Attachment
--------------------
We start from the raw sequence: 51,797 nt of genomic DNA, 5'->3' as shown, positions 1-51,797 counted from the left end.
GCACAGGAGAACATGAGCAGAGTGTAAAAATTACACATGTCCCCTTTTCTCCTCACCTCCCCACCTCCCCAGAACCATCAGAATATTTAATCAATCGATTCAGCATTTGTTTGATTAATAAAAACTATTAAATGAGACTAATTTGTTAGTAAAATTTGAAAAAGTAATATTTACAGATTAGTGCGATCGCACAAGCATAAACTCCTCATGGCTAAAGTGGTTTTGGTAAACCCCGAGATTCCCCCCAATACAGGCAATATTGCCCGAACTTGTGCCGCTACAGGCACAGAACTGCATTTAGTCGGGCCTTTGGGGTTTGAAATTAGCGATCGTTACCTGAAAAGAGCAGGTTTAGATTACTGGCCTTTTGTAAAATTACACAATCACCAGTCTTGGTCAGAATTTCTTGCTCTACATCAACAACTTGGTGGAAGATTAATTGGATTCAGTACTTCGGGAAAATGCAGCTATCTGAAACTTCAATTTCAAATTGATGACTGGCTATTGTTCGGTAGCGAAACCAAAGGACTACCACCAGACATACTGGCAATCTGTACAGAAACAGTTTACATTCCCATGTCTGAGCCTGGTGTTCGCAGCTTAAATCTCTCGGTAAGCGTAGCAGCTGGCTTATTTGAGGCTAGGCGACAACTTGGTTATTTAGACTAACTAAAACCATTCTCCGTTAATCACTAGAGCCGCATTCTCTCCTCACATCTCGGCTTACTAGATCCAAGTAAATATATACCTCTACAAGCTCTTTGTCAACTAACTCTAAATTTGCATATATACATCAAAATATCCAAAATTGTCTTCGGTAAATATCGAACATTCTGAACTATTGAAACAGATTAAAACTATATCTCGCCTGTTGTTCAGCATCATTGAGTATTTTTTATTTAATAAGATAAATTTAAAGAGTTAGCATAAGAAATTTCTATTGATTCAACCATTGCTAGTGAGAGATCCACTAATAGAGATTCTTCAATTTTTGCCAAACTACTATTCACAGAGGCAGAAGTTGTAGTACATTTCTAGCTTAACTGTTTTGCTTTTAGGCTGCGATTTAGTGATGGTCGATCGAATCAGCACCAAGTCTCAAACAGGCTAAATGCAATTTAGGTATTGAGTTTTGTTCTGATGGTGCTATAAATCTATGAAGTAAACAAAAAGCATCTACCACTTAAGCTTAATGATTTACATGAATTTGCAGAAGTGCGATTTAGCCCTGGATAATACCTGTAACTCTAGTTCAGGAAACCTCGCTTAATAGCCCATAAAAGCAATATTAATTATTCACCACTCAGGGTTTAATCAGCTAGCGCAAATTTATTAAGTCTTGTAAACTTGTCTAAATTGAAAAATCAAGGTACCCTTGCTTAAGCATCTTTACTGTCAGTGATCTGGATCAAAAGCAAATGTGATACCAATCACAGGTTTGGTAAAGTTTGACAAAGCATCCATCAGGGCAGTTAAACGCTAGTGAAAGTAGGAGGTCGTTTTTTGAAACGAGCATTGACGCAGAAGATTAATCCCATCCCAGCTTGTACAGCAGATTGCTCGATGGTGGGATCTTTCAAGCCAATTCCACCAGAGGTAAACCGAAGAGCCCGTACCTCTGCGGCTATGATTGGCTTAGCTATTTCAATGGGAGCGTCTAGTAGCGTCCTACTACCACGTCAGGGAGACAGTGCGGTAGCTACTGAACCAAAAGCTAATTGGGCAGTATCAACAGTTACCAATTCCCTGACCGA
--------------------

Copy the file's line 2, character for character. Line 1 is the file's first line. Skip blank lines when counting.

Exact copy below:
GCACAGGAGAACATGAGCAGAGTGTAAAAATTACACATGTCCCCTTTTCTCCTCACCTCCCCACCTCCCCAGAACCATCAGAATATTTAATCAATCGATTCAGCATTTGTTTGATTAATAAAAACTATTAAATGAGACTAATTTGTTAGTAAAATTTGAAAAAGTAATATTTACAGATTAGTGCGATCGCACAAGCATAAACTCCTCATGGCTAAAGTGGTTTTGGTAAACCCCGAGATTCCCCCCAATACAGGCAATATTGCCCGAACTTGTGCCGCTACAGGCACAGAACTGCATTTAGTCGGGCCTTTGGGGTTTGAAATTAGCGATCGTTACCTGAAAAGAGCAGGTTTAGATTACTGGCCTTTTGTAAAATTACACAATCACCAGTCTTGGTCAGAATTTCTTGCTCTACATCAACAACTTGGTGGAAGATTAATTGGATTCAGTACTTCGGGAAAATGCAGCTATCTGAAACTTCAATTTCAAATTGATGACTGGCTATTGTTCGGTAGCGAAACCAAAGGACTACCACCAGACATACTGGCAATCTGTACAGAAACAGTTTACATTCCCATGTCTGAGCCTGGTGTTCGCAGCTTAAATCTCTCGGTAAGCGTAGCAGCTGGCTTATTTGAGGCTAGGCGACAACTTGGTTATTTAGACTAACTAAAACCATTCTCCGTTAATCACTAGAGCCGCATTCTCTCCTCACATCTCGGCTTACTAGATCCAAGTAAATATATACCTCTACAAGCTCTTTGTCAACTAACTCTAAATTTGCATATATACATCAAAATATCCAAAATTGTCTTCGGTAAATATCGAACATTCTGAACTATTGAAACAGATTAAAACTATATCTCGCCTGTTGTTCAGCATCATTGAGTATTTTTTATTTAATAAGATAAATTTAAAGAGTTAGCATAAGAAATTTCTATTGATTCAACCATTGCTAGTGAGAGATCCACTAATAGAGATTCTTCAATTTTTGCCAAACTACTATTCACAGAGGCAGAAGTTGTAGTACATTTCTAGCTTAACTGTTTTGCTTTTAGGCTGCGATTTAGTGATGGTCGATCGAATCAGCACCAAGTCTCAAACAGGCTAAATGCAATTTAGGTATTGAGTTTTGTTCTGATGGTGCTATAAATCTATGAAGTAAACAAAAAGCATCTACCACTTAAGCTTAATGATTTACATGAATTTGCAGAAGTGCGATTTAGCCCTGGATAATACCTGTAACTCTAGTTCAGGAAACCTCGCTTAATAGCCCATAAAAGCAATATTAATTATTCACCACTCAGGGTTTAATCAGCTAGCGCAAATTTATTAAGTCTTGTAAACTTGTCTAAATTGAAAAATCAAGGTACCCTTGCTTAAGCATCTTTACTGTCAGTGATCTGGATCAAAAGCAAATGTGATACCAATCACAGGTTTGGTAAAGTTTGACAAAGCATCCATCAGGGCAGTTAAACGCTAGTGAAAGTAGGAGGTCGTTTTTTGAAACGAGCATTGACGCAGAAGATTAATCCCATCCCAGCTTGTACAGCAGATTGCTCGATGGTGGGATCTTTCAAGCCAATTCCACCAGAGGTAAACCGAAGAGCCCGTACCTCTGCGGCTATGATTGGCTTAGCTATTTCAATGGGAGCGTCTAGTAGCGTCCTACTACCACGTCAGGGAGACAGTGCGGTAGCTACTGAACCAAAAGCTAATTGGGCAGTATCAACAGTTACCAATTCCCTGACCGA